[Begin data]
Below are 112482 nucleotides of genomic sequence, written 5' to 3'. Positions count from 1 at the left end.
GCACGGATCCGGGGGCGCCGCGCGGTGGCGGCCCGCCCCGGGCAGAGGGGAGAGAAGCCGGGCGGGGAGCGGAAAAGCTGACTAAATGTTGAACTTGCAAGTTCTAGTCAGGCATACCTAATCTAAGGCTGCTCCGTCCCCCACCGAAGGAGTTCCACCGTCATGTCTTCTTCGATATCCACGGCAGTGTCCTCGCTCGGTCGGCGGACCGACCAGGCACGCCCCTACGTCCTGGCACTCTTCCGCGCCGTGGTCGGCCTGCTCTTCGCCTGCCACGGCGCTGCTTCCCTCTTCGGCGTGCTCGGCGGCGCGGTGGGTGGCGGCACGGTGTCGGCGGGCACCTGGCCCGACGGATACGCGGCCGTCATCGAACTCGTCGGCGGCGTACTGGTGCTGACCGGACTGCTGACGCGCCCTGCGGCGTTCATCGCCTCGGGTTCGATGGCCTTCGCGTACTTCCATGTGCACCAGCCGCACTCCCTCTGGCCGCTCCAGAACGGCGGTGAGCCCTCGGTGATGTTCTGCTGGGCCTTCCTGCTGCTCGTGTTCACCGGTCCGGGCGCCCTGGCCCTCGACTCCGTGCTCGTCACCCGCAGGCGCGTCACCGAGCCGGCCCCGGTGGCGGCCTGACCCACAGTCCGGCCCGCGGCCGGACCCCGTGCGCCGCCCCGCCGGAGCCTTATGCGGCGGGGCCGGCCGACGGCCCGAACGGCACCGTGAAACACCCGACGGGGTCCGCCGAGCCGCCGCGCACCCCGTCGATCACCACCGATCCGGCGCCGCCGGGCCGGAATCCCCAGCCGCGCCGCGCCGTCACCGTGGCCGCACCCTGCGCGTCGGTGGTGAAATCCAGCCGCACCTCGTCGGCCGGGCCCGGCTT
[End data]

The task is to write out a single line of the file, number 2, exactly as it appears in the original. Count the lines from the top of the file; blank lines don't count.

GCACGGATCCGGGGGCGCCGCGCGGTGGCGGCCCGCCCCGGGCAGAGGGGAGAGAAGCCGGGCGGGGAGCGGAAAAGCTGACTAAATGTTGAACTTGCAAGTTCTAGTCAGGCATACCTAATCTAAGGCTGCTCCGTCCCCCACCGAAGGAGTTCCACCGTCATGTCTTCTTCGATATCCACGGCAGTGTCCTCGCTCGGTCGGCGGACCGACCAGGCACGCCCCTACGTCCTGGCACTCTTCCGCGCCGTGGTCGGCCTGCTCTTCGCCTGCCACGGCGCTGCTTCCCTCTTCGGCGTGCTCGGCGGCGCGGTGGGTGGCGGCACGGTGTCGGCGGGCACCTGGCCCGACGGATACGCGGCCGTCATCGAACTCGTCGGCGGCGTACTGGTGCTGACCGGACTGCTGACGCGCCCTGCGGCGTTCATCGCCTCGGGTTCGATGGCCTTCGCGTACTTCCATGTGCACCAGCCGCACTCCCTCTGGCCGCTCCAGAACGGCGGTGAGCCCTCGGTGATGTTCTGCTGGGCCTTCCTGCTGCTCGTGTTCACCGGTCCGGGCGCCCTGGCCCTCGACTCCGTGCTCGTCACCCGCAGGCGCGTCACCGAGCCGGCCCCGGTGGCGGCCTGACCCACAGTCCGGCCCGCGGCCGGACCCCGTGCGCCGCCCCGCCGGAGCCTTATGCGGCGGGGCCGGCCGACGGCCCGAACGGCACCGTGAAACACCCGACGGGGTCCGCCGAGCCGCCGCGCACCCCGTCGATCACCACCGATCCGGCGCCGCCGGGCCGGAATCCCCAGCCGCGCCGCGCCGTCACCGTGGCCGCACCCTGCGCGTCGGTGGTGAAATCCAGCCGCACCTCGTCGGCCGGGCCCGGCTT